Taqueria La Prima, the standout Mexican restaurant in South Philly's Italian Market is now open well after dark. 

With the sad, but inevitable (at least for the last six months) closing of the famed 24-hour Little Pete’s Diner at 17th and Chancellor streets on Memorial Day, another blow has been struck to an already lackluster scenario: downtown’s late-night dining scene.

“There used to be the MidTowns, the Eagle, the Eagle 2, so many more,” says Steven Wigod, an accountant who regularly flies between Fort Lauderdale and Philly who returned just to get a last taste of Little Pete’s. “I’ll miss the late nights.”

So will Karen Karuza, a professor at The Art Institute of Philadelphia. “I used to eat here (Little Pete’s) when I was a fashion student,” she says. “It’s just one more Philadelphia way-of-life that’s disappearing.”

That's not counting the Snow White in Old City and Diner on the Square off Rittenhouse Square.

There are but a few late-night spots in Chinatown (Shiao Lan Kung at 9th and Race, Nan Zhou Noodle House at 10th and Race), a diners on and off Broad Street (Melrose, Penrose, Oregon and duh Broad Street Diner) and South Philly’s Cheesesteak Vegas, but the one food thing that this great food  city lacks is dining after midnight options. And no, WaWa is not one of them.

“One thing I really wish I could change about the Philly restaurant scene is adding more late-night restaurants,” said Michael Solomonov during a recent interview with PhillyMag.com. “It’s really not the restaurants, though, as much as it is the customers. Philly is just an early city. It just is.”

This might be true. As a minor, single example, the once-and-former Palladino’s Italian steakhouse spot at the boldest corner of East Passyunk Avenue tried a late night fine fare menu of nibbles and wine at the height of the restaurant’s popularity, and got nowhere. Nina's Trattoria, a contemporary Sicilian bistro in the heart of the lower half of the Italian Market, was serving a post-2 a.m. menu for a minute, but seemed to have ceased the operation.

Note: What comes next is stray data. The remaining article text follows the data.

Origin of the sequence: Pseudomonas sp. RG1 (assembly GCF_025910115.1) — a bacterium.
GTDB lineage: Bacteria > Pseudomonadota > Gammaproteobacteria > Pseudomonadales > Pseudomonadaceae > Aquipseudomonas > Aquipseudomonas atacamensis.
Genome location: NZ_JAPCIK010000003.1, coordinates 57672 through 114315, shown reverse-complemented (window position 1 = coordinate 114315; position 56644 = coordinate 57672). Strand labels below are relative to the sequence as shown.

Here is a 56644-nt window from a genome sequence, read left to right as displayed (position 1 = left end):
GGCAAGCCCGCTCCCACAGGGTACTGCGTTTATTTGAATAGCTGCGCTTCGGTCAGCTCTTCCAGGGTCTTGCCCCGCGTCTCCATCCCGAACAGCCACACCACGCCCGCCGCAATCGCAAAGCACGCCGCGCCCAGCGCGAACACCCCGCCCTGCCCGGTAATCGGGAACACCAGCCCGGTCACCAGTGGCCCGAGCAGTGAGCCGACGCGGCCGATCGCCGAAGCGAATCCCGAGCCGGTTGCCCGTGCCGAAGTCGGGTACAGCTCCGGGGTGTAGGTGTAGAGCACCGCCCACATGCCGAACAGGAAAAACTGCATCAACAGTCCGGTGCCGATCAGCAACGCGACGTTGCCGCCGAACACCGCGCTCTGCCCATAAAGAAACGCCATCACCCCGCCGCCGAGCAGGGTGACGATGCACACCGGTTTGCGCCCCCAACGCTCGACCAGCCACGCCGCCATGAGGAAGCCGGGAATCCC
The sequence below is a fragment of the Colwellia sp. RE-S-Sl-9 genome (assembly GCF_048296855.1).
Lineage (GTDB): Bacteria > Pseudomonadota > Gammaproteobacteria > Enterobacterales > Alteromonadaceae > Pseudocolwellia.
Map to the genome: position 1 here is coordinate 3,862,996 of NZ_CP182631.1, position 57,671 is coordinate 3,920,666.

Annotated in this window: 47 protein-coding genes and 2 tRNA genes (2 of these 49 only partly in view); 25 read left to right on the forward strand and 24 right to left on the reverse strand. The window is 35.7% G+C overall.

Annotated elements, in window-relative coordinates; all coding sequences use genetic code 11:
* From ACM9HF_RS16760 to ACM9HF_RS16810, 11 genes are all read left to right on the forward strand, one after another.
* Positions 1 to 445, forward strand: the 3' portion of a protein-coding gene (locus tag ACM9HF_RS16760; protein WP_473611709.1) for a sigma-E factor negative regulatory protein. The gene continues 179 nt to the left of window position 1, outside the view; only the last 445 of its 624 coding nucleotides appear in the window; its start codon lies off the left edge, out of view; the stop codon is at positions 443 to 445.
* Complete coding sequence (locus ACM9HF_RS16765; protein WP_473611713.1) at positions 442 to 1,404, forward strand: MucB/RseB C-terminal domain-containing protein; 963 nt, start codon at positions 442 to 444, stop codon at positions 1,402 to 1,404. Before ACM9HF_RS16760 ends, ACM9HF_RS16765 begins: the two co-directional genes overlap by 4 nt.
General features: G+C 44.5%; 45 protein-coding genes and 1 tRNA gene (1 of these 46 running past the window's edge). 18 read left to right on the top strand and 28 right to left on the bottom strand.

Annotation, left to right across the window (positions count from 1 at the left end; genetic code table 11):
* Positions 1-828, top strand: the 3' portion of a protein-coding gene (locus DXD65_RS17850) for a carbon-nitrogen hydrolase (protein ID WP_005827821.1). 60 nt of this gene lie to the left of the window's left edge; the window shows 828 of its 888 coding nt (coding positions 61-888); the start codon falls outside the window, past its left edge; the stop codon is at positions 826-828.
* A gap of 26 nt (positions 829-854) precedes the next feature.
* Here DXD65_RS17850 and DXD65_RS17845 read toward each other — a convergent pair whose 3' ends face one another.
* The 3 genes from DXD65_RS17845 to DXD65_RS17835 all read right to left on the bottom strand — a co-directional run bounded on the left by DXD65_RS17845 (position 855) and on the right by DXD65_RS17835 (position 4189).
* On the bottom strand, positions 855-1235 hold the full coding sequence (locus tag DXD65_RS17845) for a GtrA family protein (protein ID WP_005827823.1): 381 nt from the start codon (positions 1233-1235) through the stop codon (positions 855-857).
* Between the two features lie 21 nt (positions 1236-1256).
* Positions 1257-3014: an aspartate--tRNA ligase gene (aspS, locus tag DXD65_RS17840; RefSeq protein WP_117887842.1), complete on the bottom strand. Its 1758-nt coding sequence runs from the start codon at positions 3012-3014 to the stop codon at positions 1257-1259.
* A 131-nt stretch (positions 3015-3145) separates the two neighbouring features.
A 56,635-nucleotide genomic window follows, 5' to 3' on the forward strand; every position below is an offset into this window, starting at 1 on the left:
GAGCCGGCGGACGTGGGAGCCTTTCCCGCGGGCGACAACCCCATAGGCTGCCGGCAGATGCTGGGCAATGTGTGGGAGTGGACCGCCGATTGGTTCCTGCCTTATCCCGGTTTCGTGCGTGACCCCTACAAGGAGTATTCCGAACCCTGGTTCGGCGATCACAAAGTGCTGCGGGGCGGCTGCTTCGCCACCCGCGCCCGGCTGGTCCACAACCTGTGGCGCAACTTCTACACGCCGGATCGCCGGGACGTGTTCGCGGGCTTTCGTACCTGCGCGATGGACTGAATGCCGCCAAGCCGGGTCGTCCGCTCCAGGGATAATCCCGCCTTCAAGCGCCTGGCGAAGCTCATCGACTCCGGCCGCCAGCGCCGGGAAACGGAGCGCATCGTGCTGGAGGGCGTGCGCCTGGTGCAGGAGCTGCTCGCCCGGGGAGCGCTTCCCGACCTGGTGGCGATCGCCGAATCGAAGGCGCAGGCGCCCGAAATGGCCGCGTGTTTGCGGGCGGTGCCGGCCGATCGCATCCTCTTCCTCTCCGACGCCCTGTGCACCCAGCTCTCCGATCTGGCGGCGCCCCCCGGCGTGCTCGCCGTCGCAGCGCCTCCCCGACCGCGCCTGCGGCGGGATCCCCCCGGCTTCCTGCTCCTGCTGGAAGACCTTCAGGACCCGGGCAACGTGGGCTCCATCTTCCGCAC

Now, another Italian Market/Ninth Street operation – this time on the southern half of the Market, below Washington and closer to Pat's and Geno's – is trying to give late nights a major go, and with mega-successful results.

Actually, a several address strip of Mexican restaurants (and additional open space for spillover crowds) led by longtime area favorite, Taqueria La Prima/Prima Pizza. Now, open pretty much every night until 4 a.m., this traditional Mexican culinary hot spot – on a long block where amazing Mexican food is de rigeur, benefits the late-night crew of bands, comedians, open mic-ers and audiences who hang and drink at the neighboring Connie’s Ric Rac.

In the cold of the last months, the tall wide windows of Taqueria La Prima would fog from the crowds stuffed in long lines inside the restaurant. Now, with warmer weather and summer approaching, more than a few kids in Phillies caps can be found at 3 a.m. hanging around outside this taqueria eating burritos and laughing loudly. Then again, maybe they’re just joyously enjoying their meal.

Taqueria La Prima

Except South Philly's Taqueria La Prima to stay ready to serve until 4 a.m. for the foreseeable future. | Photo: A.D. Amorosi

On any given evening, Mexican and Latino crowds, speaking Spanish, dressed stylishly to the nines and driving flashy cars habit Taqueria La Prima/Prima Pizza for their wide ranging menu featuring Barbacoa de Chiva (shredded lamb), Cuerititos de Puerco (pork skins) and Chorizo sausage tortillas while watching rerun futbol matches on the colorful taqueria’s widescreen televisions. And no, there’s no pizza, despite the name.

“My late night taco requirements are saucy, onion-y and meaty,” says songwriter/musician Mare Rozzelle-Dominello from the band Infraction Diary. “This place fits the bill nicely.”



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